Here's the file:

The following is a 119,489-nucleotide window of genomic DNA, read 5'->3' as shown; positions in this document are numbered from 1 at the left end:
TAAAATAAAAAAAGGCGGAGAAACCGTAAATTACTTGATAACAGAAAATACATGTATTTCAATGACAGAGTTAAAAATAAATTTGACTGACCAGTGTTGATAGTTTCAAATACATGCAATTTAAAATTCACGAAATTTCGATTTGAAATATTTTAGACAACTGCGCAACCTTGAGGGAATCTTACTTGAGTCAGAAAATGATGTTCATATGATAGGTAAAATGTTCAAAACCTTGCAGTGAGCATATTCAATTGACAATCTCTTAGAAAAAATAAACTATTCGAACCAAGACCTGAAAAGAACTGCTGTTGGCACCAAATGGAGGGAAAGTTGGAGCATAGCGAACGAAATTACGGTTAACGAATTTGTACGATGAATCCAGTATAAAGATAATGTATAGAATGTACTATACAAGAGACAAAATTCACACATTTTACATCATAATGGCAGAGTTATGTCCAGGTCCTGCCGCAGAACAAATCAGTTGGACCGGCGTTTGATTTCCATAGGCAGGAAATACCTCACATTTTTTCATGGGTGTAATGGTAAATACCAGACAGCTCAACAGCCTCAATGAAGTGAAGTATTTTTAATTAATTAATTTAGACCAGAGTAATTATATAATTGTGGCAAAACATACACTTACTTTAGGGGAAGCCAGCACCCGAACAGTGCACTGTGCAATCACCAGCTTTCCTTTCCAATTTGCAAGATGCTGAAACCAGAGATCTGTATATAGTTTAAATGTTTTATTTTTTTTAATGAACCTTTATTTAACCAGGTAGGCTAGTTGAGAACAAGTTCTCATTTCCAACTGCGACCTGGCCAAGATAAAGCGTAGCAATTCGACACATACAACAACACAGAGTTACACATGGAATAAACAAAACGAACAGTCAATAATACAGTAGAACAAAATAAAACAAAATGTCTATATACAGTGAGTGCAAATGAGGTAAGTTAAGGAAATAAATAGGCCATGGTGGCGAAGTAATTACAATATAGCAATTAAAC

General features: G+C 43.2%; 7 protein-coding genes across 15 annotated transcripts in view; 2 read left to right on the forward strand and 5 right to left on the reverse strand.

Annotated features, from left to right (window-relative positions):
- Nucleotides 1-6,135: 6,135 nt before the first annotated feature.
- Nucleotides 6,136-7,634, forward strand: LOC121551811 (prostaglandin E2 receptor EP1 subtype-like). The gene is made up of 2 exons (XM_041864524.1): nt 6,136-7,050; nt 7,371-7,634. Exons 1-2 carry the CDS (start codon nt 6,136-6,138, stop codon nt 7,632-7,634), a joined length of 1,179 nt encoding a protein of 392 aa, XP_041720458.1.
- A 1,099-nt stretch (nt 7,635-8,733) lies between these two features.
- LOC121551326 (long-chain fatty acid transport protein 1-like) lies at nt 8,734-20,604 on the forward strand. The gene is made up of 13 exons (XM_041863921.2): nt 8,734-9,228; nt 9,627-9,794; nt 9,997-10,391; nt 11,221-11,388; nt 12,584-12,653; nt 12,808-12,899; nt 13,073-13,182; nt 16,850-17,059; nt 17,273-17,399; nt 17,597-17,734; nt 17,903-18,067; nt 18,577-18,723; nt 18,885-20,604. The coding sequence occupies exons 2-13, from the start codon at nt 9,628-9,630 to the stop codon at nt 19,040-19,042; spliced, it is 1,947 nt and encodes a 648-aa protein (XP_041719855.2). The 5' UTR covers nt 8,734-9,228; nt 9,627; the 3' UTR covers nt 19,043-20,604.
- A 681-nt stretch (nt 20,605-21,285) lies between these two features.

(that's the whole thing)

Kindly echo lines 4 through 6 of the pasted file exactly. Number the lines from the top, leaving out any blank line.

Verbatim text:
Annotated features, from left to right (window-relative positions):
- Nucleotides 1-6,135: 6,135 nt before the first annotated feature.
- Nucleotides 6,136-7,634, forward strand: LOC121551811 (prostaglandin E2 receptor EP1 subtype-like). The gene is made up of 2 exons (XM_041864524.1): nt 6,136-7,050; nt 7,371-7,634. Exons 1-2 carry the CDS (start codon nt 6,136-6,138, stop codon nt 7,632-7,634), a joined length of 1,179 nt encoding a protein of 392 aa, XP_041720458.1.